Monday, 27 April 2009

100 movies to see before you die - part 2 (adventure and martial arts)

This is the second part of my 100 movies to see before you die series. Again, this isn't in any order, but just split into genre. You can read Part 1 (war) here.

RAIDERS is a timeless adventure classic. The first of the INDIANA JONES movies, it's never been beaten. The now standard action-filled opening was practically sired by this film. We see two great sides of Indiana Jones - the sophisticated professor and the flirtatious adventurer. The film is an adrenaline ride from the off and takes us through one of the most exciting adventures ever in cinema. It also hosts probably the best chase scene in Western cinema, as well as exploding Nazi heads! What more can you ask for from a movie. It's just a shame that none of the sequels could match up to the same excitement.

THE MUMMY films have always been viewed as the poor man's INDIANA JONES. I disagree entirely. While there are clear elements that are similar, the sagas are very different. The best thing about THE MUMMY RETURNS is that it does its job as a sequel - it's twice as big, twice as exciting and twice as entertaining. With great stunts, dialogue, direction and storytelling, THE MUMMY RETURNS is one of the best adventure movies out there. Take writer and director Stephen Sommers away from the helm however, you get the disgustingly terrible THE MUMMY 3 - everything that made the first two good were gone. The result - the worst film of 2008.

91. FEARLESS (2006)
Jet Li cunningly declared this his last martial arts epic. He lied. Nevertheless, FEARLESS is brilliant biopic of martial artist Huo Yuan Jia. From childhood through to adulthood, Jet Li is perfectly cast and the choreography is top notch. Much more than a martial arts epic, FEARLESS is a brilliantly told true story of revenge, trickery and honour. And the ending is the best I've ever seen in a Jet Li film.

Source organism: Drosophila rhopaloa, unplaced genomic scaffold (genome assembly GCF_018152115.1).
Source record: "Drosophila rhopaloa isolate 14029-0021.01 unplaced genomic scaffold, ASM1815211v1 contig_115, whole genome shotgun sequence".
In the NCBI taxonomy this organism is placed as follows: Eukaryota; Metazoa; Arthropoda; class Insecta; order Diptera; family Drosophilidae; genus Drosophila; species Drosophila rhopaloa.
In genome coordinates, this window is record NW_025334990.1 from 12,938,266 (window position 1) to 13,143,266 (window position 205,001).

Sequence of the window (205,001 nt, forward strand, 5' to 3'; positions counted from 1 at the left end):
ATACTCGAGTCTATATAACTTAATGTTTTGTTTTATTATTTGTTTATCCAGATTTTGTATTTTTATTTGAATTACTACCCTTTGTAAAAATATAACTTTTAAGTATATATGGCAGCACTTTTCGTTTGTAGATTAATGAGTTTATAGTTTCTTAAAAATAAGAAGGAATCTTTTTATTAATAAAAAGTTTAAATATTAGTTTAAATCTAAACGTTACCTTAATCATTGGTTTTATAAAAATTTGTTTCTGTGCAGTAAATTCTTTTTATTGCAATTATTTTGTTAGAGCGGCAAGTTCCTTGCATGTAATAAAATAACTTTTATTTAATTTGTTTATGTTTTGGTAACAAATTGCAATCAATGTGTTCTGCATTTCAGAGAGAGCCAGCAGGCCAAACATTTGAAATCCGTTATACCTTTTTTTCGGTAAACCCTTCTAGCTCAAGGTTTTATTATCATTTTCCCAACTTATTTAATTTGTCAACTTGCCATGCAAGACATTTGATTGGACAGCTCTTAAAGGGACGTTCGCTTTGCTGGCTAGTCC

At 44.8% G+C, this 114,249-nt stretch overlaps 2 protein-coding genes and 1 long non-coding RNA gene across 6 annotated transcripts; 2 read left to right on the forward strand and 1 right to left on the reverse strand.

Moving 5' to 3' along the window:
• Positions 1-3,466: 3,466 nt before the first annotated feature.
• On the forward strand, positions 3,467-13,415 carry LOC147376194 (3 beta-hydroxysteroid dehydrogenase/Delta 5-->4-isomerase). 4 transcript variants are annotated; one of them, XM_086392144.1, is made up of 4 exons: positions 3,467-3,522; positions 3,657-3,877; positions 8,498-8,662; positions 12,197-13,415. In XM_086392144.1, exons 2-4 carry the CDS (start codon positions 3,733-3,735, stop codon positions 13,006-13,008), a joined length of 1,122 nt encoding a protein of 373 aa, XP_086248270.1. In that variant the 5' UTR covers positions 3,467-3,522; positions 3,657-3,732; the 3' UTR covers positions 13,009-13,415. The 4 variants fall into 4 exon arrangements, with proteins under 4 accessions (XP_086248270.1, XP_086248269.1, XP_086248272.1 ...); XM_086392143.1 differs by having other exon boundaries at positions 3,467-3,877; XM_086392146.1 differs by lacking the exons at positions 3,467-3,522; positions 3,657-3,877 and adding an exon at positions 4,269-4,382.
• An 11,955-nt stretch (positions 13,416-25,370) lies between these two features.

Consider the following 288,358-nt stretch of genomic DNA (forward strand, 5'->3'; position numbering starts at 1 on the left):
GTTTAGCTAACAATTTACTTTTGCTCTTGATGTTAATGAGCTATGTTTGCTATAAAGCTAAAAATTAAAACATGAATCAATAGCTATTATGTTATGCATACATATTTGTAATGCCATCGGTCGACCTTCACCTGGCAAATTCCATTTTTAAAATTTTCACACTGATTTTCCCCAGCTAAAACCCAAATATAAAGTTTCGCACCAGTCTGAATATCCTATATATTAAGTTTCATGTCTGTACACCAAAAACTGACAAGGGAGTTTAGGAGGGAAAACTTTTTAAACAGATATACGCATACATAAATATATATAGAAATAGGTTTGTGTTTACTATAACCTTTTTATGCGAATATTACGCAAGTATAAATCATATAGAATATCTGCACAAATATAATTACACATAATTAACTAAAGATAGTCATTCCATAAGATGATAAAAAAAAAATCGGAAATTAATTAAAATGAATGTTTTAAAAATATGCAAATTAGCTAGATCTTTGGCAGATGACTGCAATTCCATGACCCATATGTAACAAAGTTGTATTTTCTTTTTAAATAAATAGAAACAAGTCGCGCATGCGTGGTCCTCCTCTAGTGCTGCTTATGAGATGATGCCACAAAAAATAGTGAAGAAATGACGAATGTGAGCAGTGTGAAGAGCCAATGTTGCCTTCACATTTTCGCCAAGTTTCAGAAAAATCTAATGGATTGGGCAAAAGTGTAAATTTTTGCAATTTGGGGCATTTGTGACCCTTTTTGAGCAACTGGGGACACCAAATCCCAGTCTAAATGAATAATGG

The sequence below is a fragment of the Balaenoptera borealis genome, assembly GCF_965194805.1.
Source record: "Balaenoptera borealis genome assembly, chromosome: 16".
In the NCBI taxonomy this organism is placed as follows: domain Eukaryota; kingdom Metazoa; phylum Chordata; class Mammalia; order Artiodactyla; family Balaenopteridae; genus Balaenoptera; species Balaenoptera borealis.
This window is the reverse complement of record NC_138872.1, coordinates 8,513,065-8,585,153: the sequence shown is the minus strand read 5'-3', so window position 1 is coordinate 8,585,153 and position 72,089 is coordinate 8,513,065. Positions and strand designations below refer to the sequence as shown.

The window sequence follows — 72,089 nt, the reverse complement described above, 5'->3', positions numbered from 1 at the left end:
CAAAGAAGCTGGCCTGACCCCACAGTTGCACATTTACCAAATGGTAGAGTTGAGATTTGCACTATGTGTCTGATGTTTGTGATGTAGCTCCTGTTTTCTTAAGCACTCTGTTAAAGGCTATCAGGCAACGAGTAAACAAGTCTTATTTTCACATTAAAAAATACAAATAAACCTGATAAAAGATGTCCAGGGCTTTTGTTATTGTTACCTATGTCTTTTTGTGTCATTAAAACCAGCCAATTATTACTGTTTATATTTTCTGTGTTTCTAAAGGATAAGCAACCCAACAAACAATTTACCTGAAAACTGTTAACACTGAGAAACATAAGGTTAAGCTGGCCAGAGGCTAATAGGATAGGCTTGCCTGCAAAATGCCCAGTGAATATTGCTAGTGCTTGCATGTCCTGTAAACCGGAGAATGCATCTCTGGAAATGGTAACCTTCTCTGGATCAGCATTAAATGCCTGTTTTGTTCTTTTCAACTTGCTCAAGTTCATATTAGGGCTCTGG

90. HERO (2002)
HERO is the brilliant story of a band of assassins who are intent on bringing down the tyrant Qin. Shot through flashback, a Nameless warrior (Li) claims to have killed the assassins. As he tells stories of the battles (allowing for beautiful action), Nameless is able to move closer and closer to the paranoid ruler. The audience gradually begins to realise that Nameless is not all he seems. What better way to get close enough to the tyrant to kill him, than to kill his enemies. Upon realising the trick, ruler Qin is faced with a decision - let the assassin go or make an example. Keep in mind that Qin went on to become the first Emperor of China and united the provinces of his country. A Brilliantly crafted story with truly amazing realisation and action.

Bruce Lee's most famous film and easily the best martial arts epic ever made. It's the movie that really brought Chinese martial arts over to the west and made it popular. Tense fight scenes are littered throughout and while they may now seem basic, in their time, they were the best of the best. The film is of course haunted by the death of Bruce Lee just three weeks before it hit cinemas in America. This martial arts movie will definitely live on as one of the best action epics ever made.